John consulted too, but resented it. He felt that he was the digital expert and so should be making the final call. He consulted with stakeholders because he felt he had to. He didn’t recognise their expertise in their subject matter. Of course, stakeholders could sense this from John and so were often unwilling to work with him.
John also had the same attitude with his own team. He was older and therefore in his eyes more experienced on the web than most of his staff. This meant he knew best and didn’t need to pay too much heed to their feedback. As a result his staff often felt under valued and that their contributions didn’t really matter.
Jane’s team knew they were valued because she was very open about the limitations in her experience. She relied on her team to perform and people consistently stepped up to avoid letting her down. They wanted to support her, because she was constantly fighting for them.
Be unafraid to disrupt and challenge
Jane was no push over. If her team agreed that something needed to be done in a certain way, she would fight hard with senior management to make that happen.
She understood that digital didn’t fit comfortably into the current organisational structure and that senior management didn’t always understand the need to change. She therefore had a choice. She could compromise the effectiveness of digital to fit comfortably into the organisation, or be a disruptive force that tried to drag the organisation into the digital age. Unsurprisingly she was not afraid to do the latter.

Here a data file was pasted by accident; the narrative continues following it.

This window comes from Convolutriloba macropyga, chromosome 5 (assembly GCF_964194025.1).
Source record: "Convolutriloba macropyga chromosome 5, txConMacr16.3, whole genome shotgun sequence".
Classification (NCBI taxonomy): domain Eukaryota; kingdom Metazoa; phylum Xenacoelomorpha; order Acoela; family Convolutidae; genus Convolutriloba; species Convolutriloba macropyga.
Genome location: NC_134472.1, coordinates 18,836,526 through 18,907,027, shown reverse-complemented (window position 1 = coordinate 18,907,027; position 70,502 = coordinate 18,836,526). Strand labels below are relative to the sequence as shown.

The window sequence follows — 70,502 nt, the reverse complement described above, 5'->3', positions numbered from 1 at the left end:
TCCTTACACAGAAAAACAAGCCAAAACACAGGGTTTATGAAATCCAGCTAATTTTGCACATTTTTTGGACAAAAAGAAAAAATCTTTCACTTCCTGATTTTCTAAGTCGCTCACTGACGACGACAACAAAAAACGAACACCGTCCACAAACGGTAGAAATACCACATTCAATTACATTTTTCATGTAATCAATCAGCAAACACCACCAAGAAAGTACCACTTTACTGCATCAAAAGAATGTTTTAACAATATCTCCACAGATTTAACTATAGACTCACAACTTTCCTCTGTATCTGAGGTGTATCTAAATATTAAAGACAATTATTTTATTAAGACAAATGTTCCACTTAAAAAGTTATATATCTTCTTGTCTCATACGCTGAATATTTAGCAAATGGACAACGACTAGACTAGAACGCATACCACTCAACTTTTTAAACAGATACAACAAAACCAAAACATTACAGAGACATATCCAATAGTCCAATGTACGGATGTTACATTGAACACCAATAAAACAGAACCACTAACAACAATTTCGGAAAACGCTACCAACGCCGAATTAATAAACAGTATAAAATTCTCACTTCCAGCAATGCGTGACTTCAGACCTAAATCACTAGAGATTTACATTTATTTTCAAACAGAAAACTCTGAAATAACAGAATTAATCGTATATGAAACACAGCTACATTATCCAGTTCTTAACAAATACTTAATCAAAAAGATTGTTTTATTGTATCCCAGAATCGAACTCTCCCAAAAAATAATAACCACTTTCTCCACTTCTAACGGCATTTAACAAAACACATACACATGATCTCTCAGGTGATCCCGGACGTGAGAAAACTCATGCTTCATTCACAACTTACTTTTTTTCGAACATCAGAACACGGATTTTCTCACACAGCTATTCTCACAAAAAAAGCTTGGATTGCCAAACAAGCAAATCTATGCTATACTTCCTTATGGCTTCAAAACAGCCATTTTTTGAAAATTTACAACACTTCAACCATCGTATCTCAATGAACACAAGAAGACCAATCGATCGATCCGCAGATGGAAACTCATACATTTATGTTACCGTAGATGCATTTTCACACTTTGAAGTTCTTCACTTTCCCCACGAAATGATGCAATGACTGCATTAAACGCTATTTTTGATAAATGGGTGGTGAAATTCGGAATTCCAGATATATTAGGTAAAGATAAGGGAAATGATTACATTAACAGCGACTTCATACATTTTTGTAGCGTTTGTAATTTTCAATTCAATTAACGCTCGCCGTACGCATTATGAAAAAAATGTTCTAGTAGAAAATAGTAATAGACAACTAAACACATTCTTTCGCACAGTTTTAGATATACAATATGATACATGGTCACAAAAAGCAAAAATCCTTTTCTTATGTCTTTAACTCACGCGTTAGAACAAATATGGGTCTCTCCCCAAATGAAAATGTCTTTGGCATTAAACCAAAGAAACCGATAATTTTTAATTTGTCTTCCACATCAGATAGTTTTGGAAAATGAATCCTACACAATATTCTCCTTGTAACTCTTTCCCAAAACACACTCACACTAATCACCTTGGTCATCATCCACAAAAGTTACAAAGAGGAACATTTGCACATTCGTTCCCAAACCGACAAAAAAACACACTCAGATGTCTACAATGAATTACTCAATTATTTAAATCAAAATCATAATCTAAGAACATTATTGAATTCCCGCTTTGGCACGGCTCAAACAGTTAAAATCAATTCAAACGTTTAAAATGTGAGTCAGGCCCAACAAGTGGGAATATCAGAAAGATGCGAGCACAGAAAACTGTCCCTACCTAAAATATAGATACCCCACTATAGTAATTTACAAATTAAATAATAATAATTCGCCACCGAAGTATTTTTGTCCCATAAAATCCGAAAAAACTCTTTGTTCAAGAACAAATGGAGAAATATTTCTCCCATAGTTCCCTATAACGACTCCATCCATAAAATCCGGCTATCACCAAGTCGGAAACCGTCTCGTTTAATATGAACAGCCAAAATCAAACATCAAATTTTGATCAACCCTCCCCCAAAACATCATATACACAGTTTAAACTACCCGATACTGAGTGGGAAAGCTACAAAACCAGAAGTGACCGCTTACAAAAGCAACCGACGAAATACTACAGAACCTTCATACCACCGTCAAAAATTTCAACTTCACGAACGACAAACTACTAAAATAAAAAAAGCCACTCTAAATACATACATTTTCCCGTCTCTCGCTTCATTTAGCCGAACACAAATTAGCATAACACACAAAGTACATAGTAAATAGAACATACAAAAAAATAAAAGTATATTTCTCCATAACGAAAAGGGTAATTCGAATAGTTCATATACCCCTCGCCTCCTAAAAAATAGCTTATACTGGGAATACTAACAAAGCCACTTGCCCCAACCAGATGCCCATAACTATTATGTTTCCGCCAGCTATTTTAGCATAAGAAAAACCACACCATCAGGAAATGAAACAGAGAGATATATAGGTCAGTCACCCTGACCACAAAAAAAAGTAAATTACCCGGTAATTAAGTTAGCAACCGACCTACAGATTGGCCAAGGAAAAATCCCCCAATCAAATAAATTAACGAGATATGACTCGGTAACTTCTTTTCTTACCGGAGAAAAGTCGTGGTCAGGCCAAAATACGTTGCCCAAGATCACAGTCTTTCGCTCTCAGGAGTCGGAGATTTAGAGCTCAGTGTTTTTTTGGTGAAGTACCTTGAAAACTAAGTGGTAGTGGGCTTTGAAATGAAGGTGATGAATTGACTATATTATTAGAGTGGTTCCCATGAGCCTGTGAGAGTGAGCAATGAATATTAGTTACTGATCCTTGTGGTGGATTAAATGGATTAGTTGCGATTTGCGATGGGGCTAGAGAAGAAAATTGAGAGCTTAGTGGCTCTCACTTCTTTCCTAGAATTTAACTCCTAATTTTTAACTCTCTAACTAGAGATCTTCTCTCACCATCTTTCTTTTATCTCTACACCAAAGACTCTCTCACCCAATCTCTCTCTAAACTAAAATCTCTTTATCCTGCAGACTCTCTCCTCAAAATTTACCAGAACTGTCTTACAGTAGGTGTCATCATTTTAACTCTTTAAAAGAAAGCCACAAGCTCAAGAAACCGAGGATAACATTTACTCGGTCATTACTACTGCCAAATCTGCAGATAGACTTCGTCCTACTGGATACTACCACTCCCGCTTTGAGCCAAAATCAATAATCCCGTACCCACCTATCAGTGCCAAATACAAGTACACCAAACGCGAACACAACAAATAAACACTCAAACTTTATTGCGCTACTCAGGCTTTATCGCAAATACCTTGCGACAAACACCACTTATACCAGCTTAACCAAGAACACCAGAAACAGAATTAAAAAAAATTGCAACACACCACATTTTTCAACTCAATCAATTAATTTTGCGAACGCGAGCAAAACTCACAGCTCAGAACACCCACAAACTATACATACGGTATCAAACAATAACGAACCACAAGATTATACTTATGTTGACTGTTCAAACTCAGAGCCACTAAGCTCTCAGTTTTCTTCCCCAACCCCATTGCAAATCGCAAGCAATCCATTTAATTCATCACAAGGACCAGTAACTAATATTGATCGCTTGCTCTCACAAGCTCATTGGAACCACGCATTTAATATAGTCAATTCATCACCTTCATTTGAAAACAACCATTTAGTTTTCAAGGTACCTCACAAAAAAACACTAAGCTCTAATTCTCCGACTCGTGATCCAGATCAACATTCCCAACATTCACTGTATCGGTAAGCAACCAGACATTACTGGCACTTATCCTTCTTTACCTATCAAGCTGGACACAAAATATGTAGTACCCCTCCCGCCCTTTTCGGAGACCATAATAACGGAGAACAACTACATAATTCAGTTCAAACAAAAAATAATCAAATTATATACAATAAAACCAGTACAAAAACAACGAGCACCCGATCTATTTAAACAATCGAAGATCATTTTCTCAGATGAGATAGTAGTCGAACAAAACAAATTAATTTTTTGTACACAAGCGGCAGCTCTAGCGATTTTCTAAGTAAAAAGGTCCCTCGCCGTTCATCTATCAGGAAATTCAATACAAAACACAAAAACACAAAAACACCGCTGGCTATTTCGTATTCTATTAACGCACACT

Equally unsurprisingly John chose the former. He seemed to prefer to work in a safe job that he hated, than be a maverick and risk losing what he had. This always struck me as somewhat bizarre when his experience meant he could quite easily walk into another job, especially considering how much digital leads are in demand.
Which are you?
The question here is which are you? Are you Jane with her drive, enthusiasm and fearlessness, or John who has obviously been thoroughly institutionalised?
Of course nobody likes to think they are John, but if you find yourself constantly frustrated in bringing about change, if you have an unhappy team, then I encourage you to take a long hard look at your approach.